I knew a couple who had spent a lot of time in the Congo in the 1950s. He was doing primatology, and she was the wife of the primatologist. And when she spoke of the Congo or Uganda, where they spent most of the time, she always said “The thing about Africa is that there’s no place to sit down.” Continue reading No place to sit down (or, why do the Efe let some insects live?)
People who do a lot of field work end up with interesting stories to tell, especially if the fieldwork is diverse and the conditions are adverse. Often, the sort of thing people want to know about is very different from the repertoire of available stories, but as long as the expectations of the audience is not too rigid, experienced fieldworkers in the various sciences that do field work make the best cocktail party extras.
I never met Jon Kalb, but we have a lot of colleagues in common. I first heard of him as one of the scientists on the same expedition that found the famous fossil “Lucy” (and her various friends and families). The whole Ethiopian foray was interesting as stories go. Research in the Afar region as well as down in the Omo basis was linked to numerous interesting stories worthy of a great deal of lecture time in any reasonable course on human evolution, or several pages of descriptive prose in any book on human evolution. And this is entirely aside from the actual discovery of any actual fossils.
I recalled that Kalb was the guy who was accused of being a CIA agent and thus tossed out of the country (Ethiopia) after doing quite a bit of work there. The person who told me that also assured me that it was not true; he was not a CIA agent. But that particular story goes with a lesson: don’t ever let anyone think you are a CIA agent because they’ll toss you out of the damn country.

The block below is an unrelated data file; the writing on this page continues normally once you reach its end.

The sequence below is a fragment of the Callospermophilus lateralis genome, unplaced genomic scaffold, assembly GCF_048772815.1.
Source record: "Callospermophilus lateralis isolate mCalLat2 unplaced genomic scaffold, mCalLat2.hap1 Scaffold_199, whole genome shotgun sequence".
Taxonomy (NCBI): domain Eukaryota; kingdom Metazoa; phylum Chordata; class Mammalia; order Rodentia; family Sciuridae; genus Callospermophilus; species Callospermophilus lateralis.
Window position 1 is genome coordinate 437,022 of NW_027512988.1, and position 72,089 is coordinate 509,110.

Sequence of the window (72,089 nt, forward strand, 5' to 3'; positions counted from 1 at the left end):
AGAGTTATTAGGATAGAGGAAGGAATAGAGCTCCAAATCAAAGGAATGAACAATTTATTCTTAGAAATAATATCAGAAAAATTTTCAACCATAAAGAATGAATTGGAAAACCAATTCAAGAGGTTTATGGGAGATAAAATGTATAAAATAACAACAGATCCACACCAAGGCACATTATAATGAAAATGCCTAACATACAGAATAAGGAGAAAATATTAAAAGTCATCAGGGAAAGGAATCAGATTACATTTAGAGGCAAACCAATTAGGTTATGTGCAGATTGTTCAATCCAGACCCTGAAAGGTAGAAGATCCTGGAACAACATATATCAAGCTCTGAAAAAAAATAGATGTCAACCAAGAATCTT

The reason I’m telling you all this is because Joh Kalb has written a book, perhaps I can fairly call it a memoir if that term has not been broken into a million little pieces by some other author, of his time in the field. The Ethiopian bit is part of the story, but only a small part, as Jon had done quite a bit of work both before and after. Much of the attraction of books on human evolution and other field sciences is the fieldwork stories, and that’s what Jon’s book is all about. There are stories from North America, South America, Africa, from the driest regions of the world to under the sea. The research is all over the map as Jon was himself, with human origins work being only part of it. (Jon is a geologist so he is not bounded by taxon!)
Hunting Tapir During the Great Flood and Other Tales of Exploration and High Adventure is a rollicking adventure very much worth the read.
Kalb is also the author of Adventures in the Bone Trade: The Race to Discover Human Ancestors in Ethiopia’s Afar Depression.
Check it out:
Thank you Sarah!
Here’s the Sungudogo Page in case you want to experience the pain of reading it too! (I mean the good kind of pain, of course.)
…Sungudogo is a little known zoological mystery, an “undiscovered” primate living in the remote and rugged region of the eastern Congo, where the Central African Rain Forest fringes the high walls of the western edge of the Great Rift Valley.
Sometimes called the “fourth African ape,” Sungudogo is not a Gorilla, not a Chimpanzee, not a Bonobo, and possibly not even real.